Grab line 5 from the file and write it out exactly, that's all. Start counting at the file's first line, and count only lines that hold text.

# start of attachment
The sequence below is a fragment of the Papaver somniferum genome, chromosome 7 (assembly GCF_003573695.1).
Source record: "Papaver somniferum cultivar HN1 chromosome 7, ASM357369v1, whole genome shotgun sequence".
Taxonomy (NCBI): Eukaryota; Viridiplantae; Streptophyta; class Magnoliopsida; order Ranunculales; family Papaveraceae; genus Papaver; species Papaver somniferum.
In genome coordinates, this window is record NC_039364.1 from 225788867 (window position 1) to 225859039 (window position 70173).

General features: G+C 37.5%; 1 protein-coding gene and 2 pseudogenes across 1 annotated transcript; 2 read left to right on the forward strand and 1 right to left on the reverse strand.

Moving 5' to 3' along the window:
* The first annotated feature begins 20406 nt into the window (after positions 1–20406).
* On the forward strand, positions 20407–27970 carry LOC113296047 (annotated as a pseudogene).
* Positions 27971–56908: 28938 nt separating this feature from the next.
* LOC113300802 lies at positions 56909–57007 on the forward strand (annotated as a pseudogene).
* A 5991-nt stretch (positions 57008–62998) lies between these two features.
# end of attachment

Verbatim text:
General features: G+C 37.5%; 1 protein-coding gene and 2 pseudogenes across 1 annotated transcript; 2 read left to right on the forward strand and 1 right to left on the reverse strand.